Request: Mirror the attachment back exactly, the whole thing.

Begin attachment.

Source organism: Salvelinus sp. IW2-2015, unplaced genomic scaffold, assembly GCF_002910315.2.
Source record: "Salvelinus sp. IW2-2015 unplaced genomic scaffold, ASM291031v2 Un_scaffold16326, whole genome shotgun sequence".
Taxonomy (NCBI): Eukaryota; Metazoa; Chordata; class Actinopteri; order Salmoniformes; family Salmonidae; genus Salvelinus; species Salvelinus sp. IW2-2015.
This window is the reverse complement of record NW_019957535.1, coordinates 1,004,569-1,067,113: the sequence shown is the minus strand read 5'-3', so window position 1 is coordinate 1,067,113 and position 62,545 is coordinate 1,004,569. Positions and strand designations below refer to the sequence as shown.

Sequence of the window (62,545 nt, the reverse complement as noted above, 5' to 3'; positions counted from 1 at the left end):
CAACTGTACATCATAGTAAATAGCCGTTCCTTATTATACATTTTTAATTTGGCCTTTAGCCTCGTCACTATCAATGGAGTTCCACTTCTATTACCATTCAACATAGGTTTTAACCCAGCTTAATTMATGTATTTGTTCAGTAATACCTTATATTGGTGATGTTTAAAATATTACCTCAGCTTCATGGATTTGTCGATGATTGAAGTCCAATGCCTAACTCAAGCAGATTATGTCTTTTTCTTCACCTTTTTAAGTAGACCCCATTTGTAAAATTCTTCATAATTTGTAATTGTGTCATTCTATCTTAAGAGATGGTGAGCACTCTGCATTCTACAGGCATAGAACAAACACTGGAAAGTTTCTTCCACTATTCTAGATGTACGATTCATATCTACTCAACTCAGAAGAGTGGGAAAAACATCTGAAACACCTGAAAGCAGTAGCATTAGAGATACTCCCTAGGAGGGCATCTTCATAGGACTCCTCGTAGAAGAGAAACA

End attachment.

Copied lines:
Source organism: Salvelinus sp. IW2-2015, unplaced genomic scaffold, assembly GCF_002910315.2.
Source record: "Salvelinus sp. IW2-2015 unplaced genomic scaffold, ASM291031v2 Un_scaffold16326, whole genome shotgun sequence".
Taxonomy (NCBI): Eukaryota; Metazoa; Chordata; class Actinopteri; order Salmoniformes; family Salmonidae; genus Salvelinus; species Salvelinus sp. IW2-2015.
This window is the reverse complement of record NW_019957535.1, coordinates 1,004,569-1,067,113: the sequence shown is the minus strand read 5'-3', so window position 1 is coordinate 1,067,113 and position 62,545 is coordinate 1,004,569. Positions and strand designations below refer to the sequence as shown.

Sequence of the window (62,545 nt, the reverse complement as noted above, 5' to 3'; positions counted from 1 at the left end):
CAACTGTACATCATAGTAAATAGCCGTTCCTTATTATACATTTTTAATTTGGCCTTTAGCCTCGTCACTATCAATGGAGTTCCACTTCTATTACCATTCAACATAGGTTTTAACCCAGCTTAATTMATGTATTTGTTCAGTAATACCTTATATTGGTGATGTTTAAAATATTACCTCAGCTTCATGGATTTGTCGATGATTGAAGTCCAATGCCTAACTCAAGCAGATTATGTCTTTTTCTTCACCTTTTTAAGTAGACCCCATTTGTAAAATTCTTCATAATTTGTAATTGTGTCATTCTATCTTAAGAGATGGTGAGCACTCTGCATTCTACAGGCATAGAACAAACACTGGAAAGTTTCTTCCACTATTCTAGATGTACGATTCATATCTACTCAACTCAGAAGAGTGGGAAAAACATCTGAAACACCTGAAAGCAGTAGCATTAGAGATACTCCCTAGGAGGGCATCTTCATAGGACTCCTCGTAGAAGAGAAACA